Filipa Cotta of PLMJ is celebrating both her firm’s 2019 “Law Firm of the Year” award for Insolvency and Reorganization Law in Portugal, and its recent 50th anniversary as a major player in the Portuguese market. Cotta speaks with Best Lawyers CEO Phillip Greer about changes in her insolvency practice, and what the firm has planned for the future.

Are there one or two landmark cases that you that you're especially proud of?

I would say that the most significant cases that we are dealing with in the last years are the ones related to Banco Espírito Santo (BES), which became insolvent in late 2014. Since then, we have been dealing with not only the banking part, but also with all the non-financial part, which was huge. The case is not just complex but also one of the highest-profile bankruptcy cases of all times in Portugal. In this context, we are advising the insolvency receivers in Luxembourg and are dealing with all that relates to the companies that are held by the insolvent estate in Portugal and Brazil. We are also advising foreign insolvency receivers in other transnational insolvencies, like the receivers of Banif Finance Ltd. in liquidation, a Cayman wholly owned subsidiary of Banco Internacional do Funchal, S.A. As per Portugal, there are also very interesting cases like the restructuring/insolvency of the so-called Group Chamartin and the restructuring process of Prado Cartolinas da Lousã.

Are there any specific attorneys that you would greatly recognize for assisting with these types of cases?

I would say that, in these types of cases, the leadership is really provided by both me and Nuno Líbano Monteiro. We also have Manuela Tavares Morais, a partner who assists in a lot on high profile and complex cases. In other insolvency cases representing the creditors, which are mainly, banks, I would draw your attention to the great work done by managing associate Catarina Guedes de Carvalho.

What does your firm do to help support practicing attorneys?

We have a mentoring program and every trainee lawyer has a mentor. Basically, this mentor has a mission to pass on PLMJ's culture and to help these young lawyers fit into the firm and to work effectively in line with our principles. We are a multidisciplinary law firm. PLMJ is quite large, so the young lawyers do need some assistance and guidance so that they can develop and they can be as well-integrated as possible.

More specifically, our restructuring and insolvency team offers this guidance by giving our trainees direct contact with partners that introduce them to clients. We do our best to have young attorneys and trainees involved in the high-profile cases that we have. We encourage them to be the most diligent, independent and confident they can be going forward.

Are there any trends in Insolvency and Reorganization Law you've witnessed in this last year, and do you see any changes coming in the coming years?

I think that the change we have been seeing and that I expect to continue to see in the years to come is actually the great complexity and diversity within insolvency and restructuring. I remember when insolvency was an area of the law considered as “secondary” and the lawyers didn't really care about. It was not sexy. Nowadays, insolvency and restructuring have a close connection with all the areas of the law: M&A, Tax, Criminal, corporate law, etc.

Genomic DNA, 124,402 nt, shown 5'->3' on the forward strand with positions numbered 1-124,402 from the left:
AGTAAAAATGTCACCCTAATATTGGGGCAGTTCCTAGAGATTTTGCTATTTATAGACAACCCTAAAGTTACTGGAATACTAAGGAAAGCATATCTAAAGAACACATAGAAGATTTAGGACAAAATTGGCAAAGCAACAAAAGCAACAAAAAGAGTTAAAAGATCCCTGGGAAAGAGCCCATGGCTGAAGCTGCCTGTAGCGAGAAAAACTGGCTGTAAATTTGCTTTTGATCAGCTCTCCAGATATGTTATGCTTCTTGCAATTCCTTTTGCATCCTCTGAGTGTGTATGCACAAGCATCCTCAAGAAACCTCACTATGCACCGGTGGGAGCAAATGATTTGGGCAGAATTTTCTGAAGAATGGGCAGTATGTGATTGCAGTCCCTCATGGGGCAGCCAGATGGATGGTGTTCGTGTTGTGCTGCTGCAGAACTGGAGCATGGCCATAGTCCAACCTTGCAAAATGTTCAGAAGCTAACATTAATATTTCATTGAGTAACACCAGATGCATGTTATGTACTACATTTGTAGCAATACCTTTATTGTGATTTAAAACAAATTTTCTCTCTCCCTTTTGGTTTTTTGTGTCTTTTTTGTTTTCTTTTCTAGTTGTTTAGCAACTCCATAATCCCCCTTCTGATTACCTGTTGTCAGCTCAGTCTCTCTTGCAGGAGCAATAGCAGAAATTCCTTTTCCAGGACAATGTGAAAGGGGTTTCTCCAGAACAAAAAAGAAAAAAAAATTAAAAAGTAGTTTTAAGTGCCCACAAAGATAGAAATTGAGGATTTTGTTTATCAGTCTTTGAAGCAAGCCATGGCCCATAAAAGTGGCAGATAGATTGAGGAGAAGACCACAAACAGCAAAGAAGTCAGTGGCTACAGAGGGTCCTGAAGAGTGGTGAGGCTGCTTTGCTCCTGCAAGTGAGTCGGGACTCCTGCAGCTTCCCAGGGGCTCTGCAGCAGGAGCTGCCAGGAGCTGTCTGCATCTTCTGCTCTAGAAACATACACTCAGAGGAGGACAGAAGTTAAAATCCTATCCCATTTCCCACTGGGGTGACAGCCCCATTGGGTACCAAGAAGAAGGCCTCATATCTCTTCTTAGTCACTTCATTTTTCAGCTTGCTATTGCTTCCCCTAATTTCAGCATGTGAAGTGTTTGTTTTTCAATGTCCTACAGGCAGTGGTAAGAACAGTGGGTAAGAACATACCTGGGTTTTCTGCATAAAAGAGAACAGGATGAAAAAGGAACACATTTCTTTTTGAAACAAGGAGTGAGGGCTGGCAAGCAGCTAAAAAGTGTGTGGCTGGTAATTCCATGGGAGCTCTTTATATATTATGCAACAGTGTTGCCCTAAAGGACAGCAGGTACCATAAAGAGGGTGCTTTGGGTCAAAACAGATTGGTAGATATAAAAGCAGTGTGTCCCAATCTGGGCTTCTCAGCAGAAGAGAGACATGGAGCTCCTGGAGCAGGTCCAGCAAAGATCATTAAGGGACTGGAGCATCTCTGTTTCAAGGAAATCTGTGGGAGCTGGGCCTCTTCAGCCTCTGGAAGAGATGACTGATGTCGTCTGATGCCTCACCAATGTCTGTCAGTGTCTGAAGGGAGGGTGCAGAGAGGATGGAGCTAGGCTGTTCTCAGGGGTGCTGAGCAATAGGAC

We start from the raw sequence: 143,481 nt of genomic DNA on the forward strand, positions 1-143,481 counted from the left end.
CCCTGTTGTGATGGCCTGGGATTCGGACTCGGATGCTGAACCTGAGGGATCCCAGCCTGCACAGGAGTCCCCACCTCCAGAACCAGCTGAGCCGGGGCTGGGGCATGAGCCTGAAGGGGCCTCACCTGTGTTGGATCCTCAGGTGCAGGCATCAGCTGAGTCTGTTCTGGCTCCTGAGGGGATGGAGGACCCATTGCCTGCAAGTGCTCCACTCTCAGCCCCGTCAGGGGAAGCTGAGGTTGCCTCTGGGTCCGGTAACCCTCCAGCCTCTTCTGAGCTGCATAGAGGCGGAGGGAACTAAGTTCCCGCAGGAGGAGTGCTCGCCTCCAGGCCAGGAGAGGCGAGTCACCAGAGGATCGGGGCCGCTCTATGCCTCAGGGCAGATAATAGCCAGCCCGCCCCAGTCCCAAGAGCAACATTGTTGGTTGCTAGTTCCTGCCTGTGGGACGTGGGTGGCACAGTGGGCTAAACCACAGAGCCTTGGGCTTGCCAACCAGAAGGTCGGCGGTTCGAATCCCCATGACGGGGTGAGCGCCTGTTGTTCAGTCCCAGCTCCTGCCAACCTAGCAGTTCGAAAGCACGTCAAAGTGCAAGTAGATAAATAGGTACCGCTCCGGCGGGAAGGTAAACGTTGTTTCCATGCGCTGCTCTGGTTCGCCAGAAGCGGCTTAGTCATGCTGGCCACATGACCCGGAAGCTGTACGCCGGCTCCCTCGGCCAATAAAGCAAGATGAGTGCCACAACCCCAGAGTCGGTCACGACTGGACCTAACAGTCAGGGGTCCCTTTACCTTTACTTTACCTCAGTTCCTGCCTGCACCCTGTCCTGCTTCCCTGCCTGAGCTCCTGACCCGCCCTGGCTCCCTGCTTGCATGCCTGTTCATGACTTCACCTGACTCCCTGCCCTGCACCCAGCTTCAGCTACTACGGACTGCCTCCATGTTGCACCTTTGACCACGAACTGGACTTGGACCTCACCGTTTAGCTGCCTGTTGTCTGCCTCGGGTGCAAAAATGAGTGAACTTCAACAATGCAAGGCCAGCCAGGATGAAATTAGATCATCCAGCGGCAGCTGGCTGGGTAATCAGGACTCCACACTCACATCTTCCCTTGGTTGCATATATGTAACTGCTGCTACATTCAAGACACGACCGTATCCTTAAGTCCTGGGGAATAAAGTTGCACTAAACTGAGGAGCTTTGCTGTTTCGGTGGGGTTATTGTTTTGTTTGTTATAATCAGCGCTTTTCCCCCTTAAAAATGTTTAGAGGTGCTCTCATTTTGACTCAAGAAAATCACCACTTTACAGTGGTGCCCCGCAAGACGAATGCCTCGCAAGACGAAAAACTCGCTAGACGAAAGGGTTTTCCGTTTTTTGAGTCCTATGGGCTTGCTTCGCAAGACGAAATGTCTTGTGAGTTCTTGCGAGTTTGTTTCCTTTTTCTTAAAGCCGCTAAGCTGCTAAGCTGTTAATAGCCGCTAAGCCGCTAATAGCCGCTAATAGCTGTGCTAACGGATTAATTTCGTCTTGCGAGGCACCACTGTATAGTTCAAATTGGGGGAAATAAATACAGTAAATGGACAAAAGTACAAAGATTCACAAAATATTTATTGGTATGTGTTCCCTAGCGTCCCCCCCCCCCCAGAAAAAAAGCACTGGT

And why? Because back then we couldn't foresee that, for example, big companies, banks, and governmental concessionaires could become insolvent or need reorganization. These changes have increased the level of complexity in insolvency and restructuring cases, and makes the cases much more interesting, I would say.

We do our best to have young attorneys and trainees involved in the high-profile cases that we have. We encourage them to be the most diligent, independent and confident they can be going forward.

So, your firm has celebrated its 50th anniversary a couple of years ago. How has the firm's mission changed or evolved since its founding in 1967, and where do you see the firm heading in the future?

We are very democratic and diverse firm, and we are always trying to do our best. We love challenges and we have thrived on the challenges we have faced over the years. I can testify that since I've been working with the firm for 20 years now. I was a trainee at PLMJ, and I am now a partner.

In line with our strategy of looking ahead, I think that it's important to point out that we are heading to a new office in Lisbon in April. The building will have an art gallery for the PLMJ Foundation collection, which is one of the key and distinctive elements of PLMJ. It will also have abundant communal spaces to foster collaboration and more breakout areas. So, we are developing in that direction, to become more open and have more spaces to talk and share ideas.

We also have a recently elected a new board for the next three years. The board combines a very experienced managing partner with younger board members, so we are once again focusing on diversity and trying to continue the legacy we have built and to take the firm to new heights.

We remain the largest Portuguese firm with 427 people, including 58 partners. I think that that's something to be proud of, especially if you're talking about a 100% Portuguese firm.